Harvard Bioscience Comments On Regenerated Trachea Recipient Hannah Genevieve Warren's Passing

HOLLISTON, Mass., July 8, 2013 (GLOBE NEWSWIRE) -- Harvard Bioscience, Inc. (Nasdaq:HBIO), a global developer, manufacturer and marketer of a broad range of tools to advance life science research and regenerative medicine, commented on the July 6 passing of two-year-old Hannah Genevieve Warren, who, born without a trachea, received the first transplant of a regenerated trachea in the United States this past April. She has died from unrelated complications.

Hannah's initial surgery involved a trachea transplant that utilized the "InBreath" tracheal scaffold and bioreactor system manufactured by Harvard Apparatus Regenerative Technology, Inc. (HART), Harvard Bioscience's wholly owned regenerative medicine technology subsidiary.

Approximately two months after the initial trachea transplant surgery, Hannah underwent surgery to correct her esophagus, which never properly healed following the initial surgery. Hannah died from complications arising from this subsequent operation.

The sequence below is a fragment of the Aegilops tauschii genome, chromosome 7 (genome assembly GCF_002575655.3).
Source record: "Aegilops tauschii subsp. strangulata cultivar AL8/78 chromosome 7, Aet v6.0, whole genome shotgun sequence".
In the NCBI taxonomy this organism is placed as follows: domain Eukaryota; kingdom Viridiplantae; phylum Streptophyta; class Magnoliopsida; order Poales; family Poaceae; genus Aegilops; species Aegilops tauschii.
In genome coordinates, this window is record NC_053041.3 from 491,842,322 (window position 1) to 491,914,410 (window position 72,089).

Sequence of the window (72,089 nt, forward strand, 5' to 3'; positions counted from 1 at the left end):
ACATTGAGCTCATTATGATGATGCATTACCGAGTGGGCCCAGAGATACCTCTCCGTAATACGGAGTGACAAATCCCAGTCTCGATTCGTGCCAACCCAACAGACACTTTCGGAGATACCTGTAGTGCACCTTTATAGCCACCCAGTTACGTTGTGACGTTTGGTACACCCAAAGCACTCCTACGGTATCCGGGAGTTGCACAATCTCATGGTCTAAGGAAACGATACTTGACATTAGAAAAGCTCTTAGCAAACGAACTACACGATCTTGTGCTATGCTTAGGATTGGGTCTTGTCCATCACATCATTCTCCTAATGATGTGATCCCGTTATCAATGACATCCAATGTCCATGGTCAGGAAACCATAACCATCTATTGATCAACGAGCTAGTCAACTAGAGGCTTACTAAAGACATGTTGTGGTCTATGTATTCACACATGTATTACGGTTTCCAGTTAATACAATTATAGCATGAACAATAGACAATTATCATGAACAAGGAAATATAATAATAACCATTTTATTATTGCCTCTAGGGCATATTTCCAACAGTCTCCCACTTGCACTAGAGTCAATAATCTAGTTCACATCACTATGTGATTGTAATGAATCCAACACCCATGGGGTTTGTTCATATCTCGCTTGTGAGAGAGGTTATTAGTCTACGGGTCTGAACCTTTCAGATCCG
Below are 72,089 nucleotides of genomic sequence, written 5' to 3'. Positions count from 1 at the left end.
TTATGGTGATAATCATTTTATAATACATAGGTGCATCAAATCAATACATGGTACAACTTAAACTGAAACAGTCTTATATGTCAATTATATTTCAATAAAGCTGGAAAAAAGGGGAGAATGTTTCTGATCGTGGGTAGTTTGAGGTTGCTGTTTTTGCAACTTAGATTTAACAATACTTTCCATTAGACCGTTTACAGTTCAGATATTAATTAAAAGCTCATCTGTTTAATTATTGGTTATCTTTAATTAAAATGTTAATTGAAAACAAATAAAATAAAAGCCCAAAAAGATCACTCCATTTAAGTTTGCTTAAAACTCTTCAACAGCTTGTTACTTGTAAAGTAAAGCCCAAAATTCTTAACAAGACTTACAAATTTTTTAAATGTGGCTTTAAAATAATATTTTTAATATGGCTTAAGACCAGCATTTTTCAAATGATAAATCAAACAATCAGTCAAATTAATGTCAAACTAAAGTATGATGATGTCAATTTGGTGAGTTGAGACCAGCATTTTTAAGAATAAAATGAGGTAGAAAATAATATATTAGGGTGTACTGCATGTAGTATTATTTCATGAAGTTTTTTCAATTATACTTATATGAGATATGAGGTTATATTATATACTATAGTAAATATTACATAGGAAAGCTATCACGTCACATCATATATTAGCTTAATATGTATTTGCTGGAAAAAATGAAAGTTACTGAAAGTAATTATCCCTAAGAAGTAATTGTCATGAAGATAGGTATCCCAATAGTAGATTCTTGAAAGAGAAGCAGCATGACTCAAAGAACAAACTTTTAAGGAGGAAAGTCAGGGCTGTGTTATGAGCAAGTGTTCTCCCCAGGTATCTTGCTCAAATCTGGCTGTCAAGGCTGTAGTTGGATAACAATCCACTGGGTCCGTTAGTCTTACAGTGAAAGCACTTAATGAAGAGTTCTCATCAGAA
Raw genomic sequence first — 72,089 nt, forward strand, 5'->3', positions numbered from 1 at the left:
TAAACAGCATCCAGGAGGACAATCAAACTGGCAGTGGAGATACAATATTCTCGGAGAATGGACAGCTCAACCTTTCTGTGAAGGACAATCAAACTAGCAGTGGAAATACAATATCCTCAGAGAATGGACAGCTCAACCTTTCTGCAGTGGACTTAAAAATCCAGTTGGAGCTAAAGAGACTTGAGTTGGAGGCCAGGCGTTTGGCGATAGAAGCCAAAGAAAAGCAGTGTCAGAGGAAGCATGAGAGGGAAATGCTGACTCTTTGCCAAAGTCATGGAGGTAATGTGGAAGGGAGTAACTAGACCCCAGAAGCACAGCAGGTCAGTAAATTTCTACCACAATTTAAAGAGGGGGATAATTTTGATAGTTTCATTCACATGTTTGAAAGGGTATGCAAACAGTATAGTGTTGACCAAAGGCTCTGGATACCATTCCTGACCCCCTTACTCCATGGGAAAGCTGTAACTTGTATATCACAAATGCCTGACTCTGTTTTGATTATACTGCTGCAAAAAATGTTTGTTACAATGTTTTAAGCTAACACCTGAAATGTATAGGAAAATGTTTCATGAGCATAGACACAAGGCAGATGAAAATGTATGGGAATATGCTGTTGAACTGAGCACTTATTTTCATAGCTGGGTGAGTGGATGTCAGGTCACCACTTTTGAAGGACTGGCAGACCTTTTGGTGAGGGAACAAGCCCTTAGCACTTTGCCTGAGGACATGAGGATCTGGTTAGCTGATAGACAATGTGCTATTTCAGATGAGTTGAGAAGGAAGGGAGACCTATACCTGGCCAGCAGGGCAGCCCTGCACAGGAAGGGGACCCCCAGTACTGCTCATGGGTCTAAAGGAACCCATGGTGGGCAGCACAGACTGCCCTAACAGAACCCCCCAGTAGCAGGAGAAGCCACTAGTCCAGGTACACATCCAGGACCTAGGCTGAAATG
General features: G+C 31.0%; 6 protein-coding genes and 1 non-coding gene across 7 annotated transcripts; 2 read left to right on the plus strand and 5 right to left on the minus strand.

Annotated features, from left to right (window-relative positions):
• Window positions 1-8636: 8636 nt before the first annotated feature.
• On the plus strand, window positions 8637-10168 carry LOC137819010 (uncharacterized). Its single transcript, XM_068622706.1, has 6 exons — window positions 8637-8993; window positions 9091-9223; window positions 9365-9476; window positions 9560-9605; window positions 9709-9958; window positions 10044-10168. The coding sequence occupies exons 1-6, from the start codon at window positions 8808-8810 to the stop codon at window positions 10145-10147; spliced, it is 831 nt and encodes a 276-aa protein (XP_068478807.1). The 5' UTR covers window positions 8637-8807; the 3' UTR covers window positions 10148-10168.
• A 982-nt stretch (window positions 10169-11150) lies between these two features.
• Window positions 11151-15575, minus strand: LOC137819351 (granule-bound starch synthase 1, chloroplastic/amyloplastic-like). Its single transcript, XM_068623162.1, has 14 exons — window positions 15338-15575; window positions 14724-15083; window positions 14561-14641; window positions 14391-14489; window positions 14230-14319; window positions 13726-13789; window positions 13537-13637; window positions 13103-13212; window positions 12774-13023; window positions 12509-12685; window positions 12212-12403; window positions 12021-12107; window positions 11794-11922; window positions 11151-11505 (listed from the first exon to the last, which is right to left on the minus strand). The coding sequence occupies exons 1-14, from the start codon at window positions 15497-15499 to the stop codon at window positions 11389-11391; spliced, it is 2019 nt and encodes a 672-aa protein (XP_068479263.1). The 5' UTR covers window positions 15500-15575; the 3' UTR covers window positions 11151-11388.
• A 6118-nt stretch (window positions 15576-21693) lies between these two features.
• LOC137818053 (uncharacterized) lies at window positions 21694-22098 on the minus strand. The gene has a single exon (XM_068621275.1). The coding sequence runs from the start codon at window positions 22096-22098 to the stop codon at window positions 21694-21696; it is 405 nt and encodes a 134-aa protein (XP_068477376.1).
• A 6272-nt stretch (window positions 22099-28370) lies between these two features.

David Green, President and CEO of Harvard Bioscience, commented: "We are greatly saddened by the news of Hannah's passing and offer our most heartfelt condolences to her family and supporters. Hannah was a brave little girl who was a pioneer in the field of regenerative medicine. As we continue to advance our programs in regenerative medicine, she will serve as an inspiration as we seek to save the lives of other patients in need of replacement organs."

Dr. Paolo Macchiarini of Karolinska University Hospital and Karolinska Institutet in Huddinge, Stockholm, who led the team performing the trachea surgery, noted that the implanted trachea was not the cause of Hannah's death, pointing out that the girl's native tissue was very fragile. He said he would continue with similar operations.

A statement released by Hannah's family said, "Born without a trachea, she gave us over 34 months of ever-lasting memories. We are humbled and blessed. She is a pioneer in stem-cell technology and her impact will reach all corners of our beautiful Earth. Her new trachea was performing well, but her lungs went from fairly good, to weak, to poor."

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